Digital looking glass or funhouse mirror?: Self-presentation on location-based real-time dating apps and reflexive embodiment in men seeking men 


Despite their widely-acknowledged social utility, internet-enabled information and communications technologies (ICTs) have repeatedly been shown to be associated with aversive states of bodily self-awareness and resultant psychosomatic and behavioural issues, including appearance dissatisfaction and disordered eating. Based on mediation analyses, a number of social-psychological processes have been identified as possible causal mechanisms underlying this relationship, such as social comparison, self- and other-objectification, and solicitation and receipt of appearance-related feedback. Conspicuously, a plurality of these processes in some way involve goal-oriented interpersonal behaviour intended to generate certain surface appearances, otherwise known as self-presentation. To date, however, no research has yet explicitly investigated how the process of self-presentation accounts for the effect of ICTs on users’ body consciousness. My dissertation research aims to address this gap by exploring self-presentation tactics and contingencies on location-based real-time dating apps (e.g., Grindr, Tinder) and their influence on gay, bisexual and queer men’s reflexive embodiment. 

The intersections of digitality and SEM consumption for women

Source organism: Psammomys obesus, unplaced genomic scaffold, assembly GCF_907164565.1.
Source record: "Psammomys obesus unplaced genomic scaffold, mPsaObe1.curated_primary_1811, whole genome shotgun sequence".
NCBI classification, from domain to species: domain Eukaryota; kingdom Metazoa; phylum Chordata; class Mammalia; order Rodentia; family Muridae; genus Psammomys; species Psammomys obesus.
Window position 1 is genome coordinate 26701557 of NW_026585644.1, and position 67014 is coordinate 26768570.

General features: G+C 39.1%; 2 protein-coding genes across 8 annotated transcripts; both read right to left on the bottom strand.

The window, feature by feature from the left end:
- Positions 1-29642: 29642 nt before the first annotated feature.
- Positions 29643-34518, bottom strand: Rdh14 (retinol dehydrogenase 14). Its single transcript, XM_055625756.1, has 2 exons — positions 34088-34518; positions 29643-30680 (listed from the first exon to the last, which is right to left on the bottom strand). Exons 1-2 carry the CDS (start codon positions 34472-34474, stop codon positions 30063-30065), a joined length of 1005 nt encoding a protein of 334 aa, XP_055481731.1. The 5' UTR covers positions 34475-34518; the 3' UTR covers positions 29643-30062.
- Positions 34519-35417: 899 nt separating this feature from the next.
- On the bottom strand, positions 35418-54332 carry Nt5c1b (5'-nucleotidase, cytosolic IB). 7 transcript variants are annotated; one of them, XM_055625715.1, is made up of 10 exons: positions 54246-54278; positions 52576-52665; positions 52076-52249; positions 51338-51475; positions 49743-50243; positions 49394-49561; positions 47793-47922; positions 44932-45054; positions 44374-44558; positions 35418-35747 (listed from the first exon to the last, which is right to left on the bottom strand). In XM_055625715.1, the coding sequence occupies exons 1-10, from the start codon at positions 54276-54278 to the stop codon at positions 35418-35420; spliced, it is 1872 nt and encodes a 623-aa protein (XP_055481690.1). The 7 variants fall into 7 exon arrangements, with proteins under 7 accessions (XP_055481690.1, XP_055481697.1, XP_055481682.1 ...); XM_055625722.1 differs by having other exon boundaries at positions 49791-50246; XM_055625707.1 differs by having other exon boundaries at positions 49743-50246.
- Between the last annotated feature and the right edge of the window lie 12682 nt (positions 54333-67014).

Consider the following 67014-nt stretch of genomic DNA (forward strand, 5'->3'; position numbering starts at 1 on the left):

This study critically examined how and why women adopt new digital technologies to consume sexually explicit material (SEM), including pornography and erotica. SEM is a timely and socially relevant topic that is of interest to Canadians as evidenced by the recent article by Dr. Rebecca Sullivan (Director of the Institute for Gender Studies, University of Calgary) published in the Globe and Mail. In the article, Sullivan notes Canadian consumption of SEM is ubiquitous, but the practices are poorly understood. "Our ignorance about pornography practices in Canada," argues Sullivan (2014), "makes conversations about sex and sexuality more difficult and less complex. That is a problem because sexuality is a critical part of how we define ourselves and relate to each other. No matter how hard we try to deny it, pornography is a part of our culture." Within the academic literature, women have been identified as an ever-increasing group of SEM consumers, but scant research has explored their consumption and particularly lacking is the influence of technology on their SEM practices (Smith & Attwood, 2014). As a result, research on women’s consumption of SEM has taken on new urgency and greater significance (Smith, 2010).  Using a cyberfeminist theoretical lens, the study addressed these gaps in knowledge. Cyberfeminism "refers to a range of theories, debates, and practices about the relationship between gender and digital culture" (Daniels, 2009, p. 102). Emphasizing the possibilities of technology to enhance women's lives, cyberfeminism recognizes women's experiences with technology can facilitate worldwide networking and the creation of women's own spaces of dialogue and action on the internet (Orgad, 2005).